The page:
being a mom

Newtown Begins To Bury The Children After President Obama’s Visit Sunday

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68840_395480803863540_605051186_nCharlotte. Daniel. Olivia. Josephine. Ana. Dylan. Madeleine. Catherine. Chase. Jesse. James. Grace. Emilie. Jack. Noah. Caroline. Jessica. Benjamin. Avielle. Allison.

Today, Newtown, Connecticut will begin the heartbreaking task of lowering twenty small coffins into the ground. Six-year-olds Jack Pinto and Noah Pozner will both be laid to rest today, and the ritual will continue for days, with more funerals to take place on Tuesday and Wednesday. Yesterday, President Obama visited Newtown, Connecticut. From

 “We can’t tolerate this anymore.”

That’s what President Barack Obama told those attending a memorial service Sunday in Newtown, Connecticut, two days after a man shot his way into Sandy Hook Elementary School and killed 26 people — 20 of them children no older than 7, who would never go on a date, drive a car, marry or have kids of their own.

Obama offered his condolences, saying, “All across this land of ours, we have wept with you.” He praised the residents of Newtown for having pulled together and “loved one another” with a spirit all could emulate. And he asked whether more could be done to prevent more parents, sisters and brothers, like those in this quiet New England town, from suffering similar heartaches.

“Can we honestly say we’re doing enough to keep our children — all of them — safe from harm?” Obama said, adding that “if we don’t get that right, we don’t get anything right.”

“If we’re honest with ourselves, the answer is no.”

Like most of you, I’ve spent the last few days wracking my brain and trying to come up with ways we can all be safer in this world, ways that could prevent tragedies like Sandy Hook, the Aurora shootings, Columbine. I don’t know what the answer is. I don’t know if it is stricter gun laws or more security measures taken at schools and public places. I don’t know if we can ever change enough laws to make sure something like this never happens again. I have to put my own kids on the bus this morning and I don’t want to. Rationally I know that they won’t encounter terror like this today but I think a lot of us expect change, we expect answers and greater safety measures in place.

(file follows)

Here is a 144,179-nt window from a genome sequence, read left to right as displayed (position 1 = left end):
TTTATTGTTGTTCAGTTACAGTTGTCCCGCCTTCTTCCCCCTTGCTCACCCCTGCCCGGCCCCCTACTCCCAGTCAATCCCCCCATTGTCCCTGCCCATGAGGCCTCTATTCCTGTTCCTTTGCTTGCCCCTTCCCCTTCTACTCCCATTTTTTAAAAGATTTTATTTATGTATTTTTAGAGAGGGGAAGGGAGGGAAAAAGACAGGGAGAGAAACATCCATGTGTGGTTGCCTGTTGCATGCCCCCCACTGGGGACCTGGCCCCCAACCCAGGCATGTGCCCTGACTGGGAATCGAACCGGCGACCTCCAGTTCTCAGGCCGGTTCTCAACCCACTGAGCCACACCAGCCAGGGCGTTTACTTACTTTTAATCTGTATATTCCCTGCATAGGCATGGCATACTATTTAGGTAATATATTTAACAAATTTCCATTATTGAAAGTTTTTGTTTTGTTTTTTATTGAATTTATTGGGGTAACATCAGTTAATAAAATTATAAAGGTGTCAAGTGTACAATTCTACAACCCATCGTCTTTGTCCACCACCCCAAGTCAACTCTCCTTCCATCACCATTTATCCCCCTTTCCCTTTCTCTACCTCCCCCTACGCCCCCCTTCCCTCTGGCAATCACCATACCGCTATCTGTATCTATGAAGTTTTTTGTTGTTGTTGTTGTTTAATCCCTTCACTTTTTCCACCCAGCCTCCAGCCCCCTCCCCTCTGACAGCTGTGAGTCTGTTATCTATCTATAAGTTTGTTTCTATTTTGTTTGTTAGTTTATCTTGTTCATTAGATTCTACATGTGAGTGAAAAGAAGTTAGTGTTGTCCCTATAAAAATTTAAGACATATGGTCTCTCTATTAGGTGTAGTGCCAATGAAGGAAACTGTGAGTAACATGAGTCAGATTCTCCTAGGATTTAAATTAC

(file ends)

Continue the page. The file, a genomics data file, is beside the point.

After Friday’s tragedy I was listening to NPR and Kai Ryssdal made a point that struck me as being very alarming and profound. There are 58,000 gun shops in the United States. That’s more than all the Starbucks worldwide. I know there are responsible gun owners in the world. I know so many of those who own firearms are mourning and saddened by Sandy Hook. I also know a lot of us aren’t ready to discuss what can be done about the gun situation in the United States, because we still haven’t come to terms about the Newtown, Connecticut situation.

I’m not thinking about guns yet today because I need to send my children off to school. I need to write letters to their teachers telling them I appreciate them, that I understand that today may be one of their most difficult days of being a teacher. I need to think of the families of Jack Pinto and Noah Pozner, and keep them in my heart as they proceed with the amazingly horrific task of burying these children. And I will think of you all, as I have done in the last few days, our readers here who have cried with us and commented with us and have tried to make sense of this. If you would like to donate money to the families affected by the tragedy in Newtown, I have included links below.

The United Way Of Western Connecticut.

Sandy Hook Elementary School Victims Relief Fund.

(photo of Noah Pozner: Facebook)